In the spirit of inclusion, the television debates that will precede the general election in the UK this year have been expanded to include seven major parties in this country. David Cameron, Ed Miliband and Nick Clegg will line up against Nigel Farage (UKIP), Natalie Bennet (Green Party), Nicola Sturgeon (SNP) and Leanne Wood (Plaid Cymru) to debate politics and policy before a final run-off debate between Cameron and Miliband.
So the broadcasters have bowed to popular demand and included some of the ‘fringe’ parties to challenge the monopoly of the big three. But which of these has the honour of being the biggest influence on Westminster, of holding the most seats outside of the traditional English parties? The answer is, surprisingly, none of them, but rather a party that has not even been invited to the debate at all; the Democratic Unionist Party, which holds a majority in Northern Ireland and has more seats in Parliament than the SNP the Greens, and UKIP put together.
It is a somewhat bizarre decision to include a party that is as important to its country as the DUP is. The argument from broadcasters is that Plaid Cymru and SNP have been invited because they are in direct competition with the major parties. This is easy rhetoric, but does not really make sense. The DUP takes its seats in Westminster, votes on UK-wide laws, and as such should have representation at the debates as the local majority party, just as the SNP and Plaid Cymru have.
There is something rather sinister in explaining away Northern Irish politics as ‘different’, as if excluding them from the debate is expected to make it more transparent and less often perceived as isolationist. Yes, there is no direct competition for the DUP for the three main parties, but this does not mean they should not be allowed to speak on national issues. If so much value is placed on being a Union, which it clearly was when Scotland almost left it, why is one part of that Union still ignored when it comes to the major press spectacle before an election?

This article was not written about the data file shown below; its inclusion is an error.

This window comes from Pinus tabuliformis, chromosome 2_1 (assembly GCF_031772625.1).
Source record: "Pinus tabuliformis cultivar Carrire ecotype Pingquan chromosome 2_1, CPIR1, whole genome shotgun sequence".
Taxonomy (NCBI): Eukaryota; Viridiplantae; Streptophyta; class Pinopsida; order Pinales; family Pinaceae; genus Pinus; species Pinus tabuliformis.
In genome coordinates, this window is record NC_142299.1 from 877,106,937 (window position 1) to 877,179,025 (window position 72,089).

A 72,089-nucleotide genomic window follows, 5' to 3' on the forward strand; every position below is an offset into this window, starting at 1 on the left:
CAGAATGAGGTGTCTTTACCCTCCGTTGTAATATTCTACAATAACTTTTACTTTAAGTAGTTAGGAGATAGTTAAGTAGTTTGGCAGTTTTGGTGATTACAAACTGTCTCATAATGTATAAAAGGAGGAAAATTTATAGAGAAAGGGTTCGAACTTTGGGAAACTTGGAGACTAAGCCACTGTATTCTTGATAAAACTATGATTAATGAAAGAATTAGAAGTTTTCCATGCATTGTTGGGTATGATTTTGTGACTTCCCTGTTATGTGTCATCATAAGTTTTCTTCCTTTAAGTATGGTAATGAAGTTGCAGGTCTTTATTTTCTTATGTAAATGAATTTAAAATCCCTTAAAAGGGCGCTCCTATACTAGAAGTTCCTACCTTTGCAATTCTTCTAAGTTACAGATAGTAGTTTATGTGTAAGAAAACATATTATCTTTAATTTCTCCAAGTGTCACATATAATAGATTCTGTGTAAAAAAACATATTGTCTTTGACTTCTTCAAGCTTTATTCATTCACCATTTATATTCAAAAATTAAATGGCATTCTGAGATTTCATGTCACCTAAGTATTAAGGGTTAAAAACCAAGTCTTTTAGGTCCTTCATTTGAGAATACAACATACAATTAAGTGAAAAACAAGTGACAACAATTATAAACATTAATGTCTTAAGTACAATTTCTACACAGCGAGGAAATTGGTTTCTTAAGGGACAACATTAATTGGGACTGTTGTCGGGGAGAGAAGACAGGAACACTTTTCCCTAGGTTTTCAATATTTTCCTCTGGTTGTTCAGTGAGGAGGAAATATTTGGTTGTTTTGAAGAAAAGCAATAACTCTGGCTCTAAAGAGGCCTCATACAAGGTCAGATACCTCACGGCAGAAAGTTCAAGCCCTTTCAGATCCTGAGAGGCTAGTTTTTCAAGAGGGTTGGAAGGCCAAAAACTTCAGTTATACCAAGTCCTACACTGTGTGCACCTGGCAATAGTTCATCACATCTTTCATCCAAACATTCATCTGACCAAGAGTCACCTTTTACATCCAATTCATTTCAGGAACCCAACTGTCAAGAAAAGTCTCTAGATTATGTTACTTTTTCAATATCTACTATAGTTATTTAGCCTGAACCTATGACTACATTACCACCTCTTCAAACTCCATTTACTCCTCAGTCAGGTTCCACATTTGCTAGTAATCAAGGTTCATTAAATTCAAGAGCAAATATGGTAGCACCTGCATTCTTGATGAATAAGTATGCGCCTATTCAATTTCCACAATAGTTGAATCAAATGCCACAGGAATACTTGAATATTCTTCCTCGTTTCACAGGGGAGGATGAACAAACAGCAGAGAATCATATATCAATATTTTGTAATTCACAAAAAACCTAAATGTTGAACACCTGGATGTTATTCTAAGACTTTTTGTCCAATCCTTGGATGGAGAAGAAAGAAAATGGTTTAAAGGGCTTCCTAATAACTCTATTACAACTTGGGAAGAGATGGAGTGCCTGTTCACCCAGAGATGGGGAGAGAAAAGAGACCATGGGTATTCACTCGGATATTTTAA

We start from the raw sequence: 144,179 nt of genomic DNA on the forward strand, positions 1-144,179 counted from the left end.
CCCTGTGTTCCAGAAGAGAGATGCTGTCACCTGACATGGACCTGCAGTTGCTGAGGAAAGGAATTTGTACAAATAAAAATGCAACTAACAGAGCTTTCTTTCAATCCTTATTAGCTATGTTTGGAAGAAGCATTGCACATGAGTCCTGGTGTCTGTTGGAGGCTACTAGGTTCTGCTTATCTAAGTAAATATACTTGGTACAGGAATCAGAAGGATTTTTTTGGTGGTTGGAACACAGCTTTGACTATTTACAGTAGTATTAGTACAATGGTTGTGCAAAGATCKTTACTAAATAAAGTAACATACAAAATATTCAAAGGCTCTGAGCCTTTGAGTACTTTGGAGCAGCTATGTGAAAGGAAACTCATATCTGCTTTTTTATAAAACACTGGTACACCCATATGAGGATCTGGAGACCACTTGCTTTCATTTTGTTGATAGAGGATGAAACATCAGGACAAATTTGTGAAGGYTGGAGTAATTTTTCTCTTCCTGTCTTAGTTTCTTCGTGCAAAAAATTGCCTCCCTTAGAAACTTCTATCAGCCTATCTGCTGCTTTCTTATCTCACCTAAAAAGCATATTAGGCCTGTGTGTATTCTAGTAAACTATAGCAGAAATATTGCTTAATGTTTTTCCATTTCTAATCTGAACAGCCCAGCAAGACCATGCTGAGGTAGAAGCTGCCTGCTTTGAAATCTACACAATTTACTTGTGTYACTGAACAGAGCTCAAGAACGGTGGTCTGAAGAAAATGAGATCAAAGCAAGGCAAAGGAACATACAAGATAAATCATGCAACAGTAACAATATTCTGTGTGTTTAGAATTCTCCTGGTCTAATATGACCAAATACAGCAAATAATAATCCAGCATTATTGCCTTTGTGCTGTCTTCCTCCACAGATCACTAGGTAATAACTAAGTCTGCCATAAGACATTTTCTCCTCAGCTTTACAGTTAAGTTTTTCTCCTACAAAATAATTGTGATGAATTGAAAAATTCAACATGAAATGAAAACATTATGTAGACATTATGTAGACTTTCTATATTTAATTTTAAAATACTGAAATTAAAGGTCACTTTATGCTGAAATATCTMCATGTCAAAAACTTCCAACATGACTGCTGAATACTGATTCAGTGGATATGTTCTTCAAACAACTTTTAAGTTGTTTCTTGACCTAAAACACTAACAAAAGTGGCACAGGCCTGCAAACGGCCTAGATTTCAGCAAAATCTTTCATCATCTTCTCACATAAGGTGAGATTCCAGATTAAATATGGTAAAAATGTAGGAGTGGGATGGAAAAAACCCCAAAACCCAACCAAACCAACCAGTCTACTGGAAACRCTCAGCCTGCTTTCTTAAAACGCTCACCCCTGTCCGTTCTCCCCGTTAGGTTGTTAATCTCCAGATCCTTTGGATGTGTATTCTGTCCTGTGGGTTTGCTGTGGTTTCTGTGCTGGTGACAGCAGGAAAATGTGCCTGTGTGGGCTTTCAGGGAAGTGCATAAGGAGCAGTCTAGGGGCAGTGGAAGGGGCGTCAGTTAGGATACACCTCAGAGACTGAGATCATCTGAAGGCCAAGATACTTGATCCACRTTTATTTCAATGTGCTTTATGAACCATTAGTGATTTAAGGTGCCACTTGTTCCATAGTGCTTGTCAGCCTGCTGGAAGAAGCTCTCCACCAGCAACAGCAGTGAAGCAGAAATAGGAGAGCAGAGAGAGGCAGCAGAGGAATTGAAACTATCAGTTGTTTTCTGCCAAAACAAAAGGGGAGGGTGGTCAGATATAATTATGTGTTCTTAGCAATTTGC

Excluding Northern Irish parties because it would make the debate too complex lost weight as an argument when other parties representing individual countries of the UK were invited, and broadcasters should have the courage in their convictions to invite Northern Irish Parties, or to stick to their original plan of including the three main parties, and also leaving out the Green party and UKIP. It has gone too far for the latter, but I suspect, unfortunately, that the former will not happen either, and it is a shame for political discourse in this country. Many people may not like what the DUP have to say, or their background as a party, but as I have said before, they deserve a platform on which to say it.